exodyne electric motorcycle fuses battery power with home-made engineering

exodyne electric motorcycle fuses battery power with home-made engineering

like a jacked-up battery pack connected to two wheels and a handlebar, the ‘exodyne’ electric motorcycle fuses rapid power with energetic, home-made engineering. created by a veterinarian in atlanta, usa, alan cross’ bespoke bike is the result of nine months of research, design and fabrication work. its center box frame, which houses 48 lithium polymer battery cells in a 100V 32 configuration, connects directly to the head stock with a swing arm pivot point. combined with a rear hub 11 kW motor, it has a top speed of 60 mph and a total range of 20 miles.

all images courtesy of victoria velvet photography via silodrome



from the defining central battery pack frame, bright yellow scaffold-like structures shoot out to support the seat, as well as the rear suspension. alan’s craftsmanship has also lead to the reuse of machinery from old motorcycles. this includes; a 2005 suzuki ‘RMZ 250’ front fork, 1995 suzuki ‘RM 125’ headstock and rear swingarm, warp 9 wheels, brembo front brake, and a suzuki rear brake. interspersed between this upcycling, ‘exodyne’ is fitted with carbon fiber to ensure a low kerb weight of just 249 lbs. up top, the motorcycle is complete with a small cycleanalyst heads up display that shows its mph, amps and total discharge, as well as other essential information.








via silodrome


  • Hi,

    do you really think that these 4 screws connected to the centralized battery frame can support the suspensions system and force which will be produced during the ride?

    I do not believe.

    this idea requires a lot of improvements.



    Nikola says:
  • Nikola, of course not.
    But he made a concept bike. Can be well worked from here.

    Vasco Faria says:
  • Screw functionality. The thing is beautiful. If it doesn’t work it would be a great piece of static art next to the Giacometti in your living room.

    Ben Ross says:
  • Drop the over priced and wholly unnecessary ohlin shock…and make it for the masses, think Model T Ford…not expensive design lead impractical exclusivity for the few..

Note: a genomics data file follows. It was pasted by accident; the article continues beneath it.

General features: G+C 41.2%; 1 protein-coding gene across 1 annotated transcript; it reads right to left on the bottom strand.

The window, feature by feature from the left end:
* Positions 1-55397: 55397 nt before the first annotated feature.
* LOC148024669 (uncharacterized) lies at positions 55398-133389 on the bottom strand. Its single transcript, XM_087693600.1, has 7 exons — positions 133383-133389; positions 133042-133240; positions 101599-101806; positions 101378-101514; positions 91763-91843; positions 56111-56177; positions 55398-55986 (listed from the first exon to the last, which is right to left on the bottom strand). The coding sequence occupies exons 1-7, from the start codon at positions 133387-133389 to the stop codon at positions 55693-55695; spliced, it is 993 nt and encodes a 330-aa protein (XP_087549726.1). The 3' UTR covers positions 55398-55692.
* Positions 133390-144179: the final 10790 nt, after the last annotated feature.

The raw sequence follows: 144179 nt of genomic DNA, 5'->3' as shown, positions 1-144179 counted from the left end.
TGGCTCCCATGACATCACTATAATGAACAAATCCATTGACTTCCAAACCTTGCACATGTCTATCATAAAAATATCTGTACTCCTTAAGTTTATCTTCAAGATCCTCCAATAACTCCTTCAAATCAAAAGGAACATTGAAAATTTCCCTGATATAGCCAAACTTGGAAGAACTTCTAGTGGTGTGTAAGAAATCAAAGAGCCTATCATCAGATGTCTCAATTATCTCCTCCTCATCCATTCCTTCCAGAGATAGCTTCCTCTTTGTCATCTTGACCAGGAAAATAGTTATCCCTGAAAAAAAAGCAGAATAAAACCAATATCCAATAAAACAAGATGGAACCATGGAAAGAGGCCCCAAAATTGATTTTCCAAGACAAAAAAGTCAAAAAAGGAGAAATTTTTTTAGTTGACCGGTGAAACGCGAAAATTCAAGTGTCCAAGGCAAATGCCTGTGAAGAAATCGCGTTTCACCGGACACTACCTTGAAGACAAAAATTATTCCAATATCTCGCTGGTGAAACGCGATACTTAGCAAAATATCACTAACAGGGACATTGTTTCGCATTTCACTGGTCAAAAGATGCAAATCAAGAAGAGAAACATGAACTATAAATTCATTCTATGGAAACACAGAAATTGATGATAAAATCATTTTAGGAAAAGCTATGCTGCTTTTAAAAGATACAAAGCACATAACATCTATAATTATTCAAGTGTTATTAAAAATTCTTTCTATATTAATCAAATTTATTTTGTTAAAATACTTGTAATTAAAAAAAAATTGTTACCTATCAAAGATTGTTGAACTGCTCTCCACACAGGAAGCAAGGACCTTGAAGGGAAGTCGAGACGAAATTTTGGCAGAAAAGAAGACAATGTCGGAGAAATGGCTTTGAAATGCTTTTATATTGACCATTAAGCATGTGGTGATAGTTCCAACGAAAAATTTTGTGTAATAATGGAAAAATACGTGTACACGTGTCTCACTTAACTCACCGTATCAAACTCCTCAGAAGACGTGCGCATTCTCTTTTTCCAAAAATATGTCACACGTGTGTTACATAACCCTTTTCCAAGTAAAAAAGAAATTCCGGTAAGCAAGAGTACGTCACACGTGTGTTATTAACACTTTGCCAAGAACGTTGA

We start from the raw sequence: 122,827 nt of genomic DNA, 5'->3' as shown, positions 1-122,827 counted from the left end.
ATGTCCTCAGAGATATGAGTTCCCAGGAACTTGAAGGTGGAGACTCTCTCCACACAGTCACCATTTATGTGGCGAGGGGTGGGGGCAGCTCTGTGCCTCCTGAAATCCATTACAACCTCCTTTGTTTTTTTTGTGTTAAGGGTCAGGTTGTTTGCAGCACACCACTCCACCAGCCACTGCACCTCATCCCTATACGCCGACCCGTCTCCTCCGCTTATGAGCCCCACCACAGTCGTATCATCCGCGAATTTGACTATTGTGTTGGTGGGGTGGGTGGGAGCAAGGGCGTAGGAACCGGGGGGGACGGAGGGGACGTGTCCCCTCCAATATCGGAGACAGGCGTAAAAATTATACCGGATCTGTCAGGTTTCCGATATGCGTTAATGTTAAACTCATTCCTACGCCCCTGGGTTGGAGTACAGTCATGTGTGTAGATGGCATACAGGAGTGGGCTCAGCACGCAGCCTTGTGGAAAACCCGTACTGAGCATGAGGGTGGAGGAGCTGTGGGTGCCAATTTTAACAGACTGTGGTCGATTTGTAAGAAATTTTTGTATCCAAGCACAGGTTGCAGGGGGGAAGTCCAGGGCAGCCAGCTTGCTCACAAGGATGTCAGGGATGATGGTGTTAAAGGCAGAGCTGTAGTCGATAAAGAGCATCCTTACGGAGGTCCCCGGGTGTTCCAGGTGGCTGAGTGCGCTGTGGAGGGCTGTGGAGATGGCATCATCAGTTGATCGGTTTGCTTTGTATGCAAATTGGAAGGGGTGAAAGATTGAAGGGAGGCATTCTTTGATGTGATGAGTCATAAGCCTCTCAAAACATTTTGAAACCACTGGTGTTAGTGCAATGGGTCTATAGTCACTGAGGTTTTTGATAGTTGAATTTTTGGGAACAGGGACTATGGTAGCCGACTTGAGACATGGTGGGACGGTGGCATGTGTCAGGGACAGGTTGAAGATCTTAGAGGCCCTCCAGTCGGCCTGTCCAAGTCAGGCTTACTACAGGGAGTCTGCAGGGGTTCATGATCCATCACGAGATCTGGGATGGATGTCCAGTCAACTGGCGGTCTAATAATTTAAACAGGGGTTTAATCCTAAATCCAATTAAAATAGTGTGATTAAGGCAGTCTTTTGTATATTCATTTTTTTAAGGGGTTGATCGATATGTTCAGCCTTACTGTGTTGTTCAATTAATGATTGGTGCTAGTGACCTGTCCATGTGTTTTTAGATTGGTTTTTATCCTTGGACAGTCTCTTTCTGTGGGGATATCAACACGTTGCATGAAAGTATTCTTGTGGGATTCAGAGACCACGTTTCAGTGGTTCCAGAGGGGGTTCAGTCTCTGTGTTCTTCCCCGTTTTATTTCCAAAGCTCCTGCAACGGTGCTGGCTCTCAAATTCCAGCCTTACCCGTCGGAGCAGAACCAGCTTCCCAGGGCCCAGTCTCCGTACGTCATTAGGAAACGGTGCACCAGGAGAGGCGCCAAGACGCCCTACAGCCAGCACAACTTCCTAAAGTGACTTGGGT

Richie Rich says:
  • Bolts….Nikola.
    And where is yours……

    Rob Reynolds says:
  • Bolts…not screw .Nikola.
    And where is yours……

    Rob Reynolds says:
  • Very aesthetic concept, loved the frame curves and clean design.

    ziman says:
  • No fenders… Very low center point..Hydraulic reservoir, on top of handlebars ,( huh) ?
    A good starting point..

    Ron says:
  • Dear Vasco,

    Thank you for your open answer.

    I agree. I do have basic knowledge in Transportation design, but I would be more than happy to contribute to your project as the life style ID designer.

    Dear Rob,

    Thank you for your very constructive comment.

    best regards,


    Nikola says:
  • Hi Ron, the ‘hydraulic reservoir’ is for the front brake master cylinder.

    Dodgy_cafe says:
  • Hi Rob
    Very impressive concept bike. I’d buy one if the price was reasonable.
    Only things are, I think the battery ‘cage’ needs to be a full tubular trellis to provide enough rigidity for the front and rear ends to attach to (especially as there is no big, solid alloy i/c engine to aid rigidity) and the rear swingarm looks like it needs some bracing.
    Oh, and finally, I’m not sure it needs the tank-esque shaped tubing at the top. Braced, straight tubes are more rigid and there is no practical or aesthetic reason for using curved tubing.
    I’m not trying to put this down because I think it is an amazing ‘think outside the box’ concept and that is what we should be doing in this age of technology advances. I’m just trying to give, what I think are, some constructive ideas.
    Good luck!

    Steve Mashiter says:

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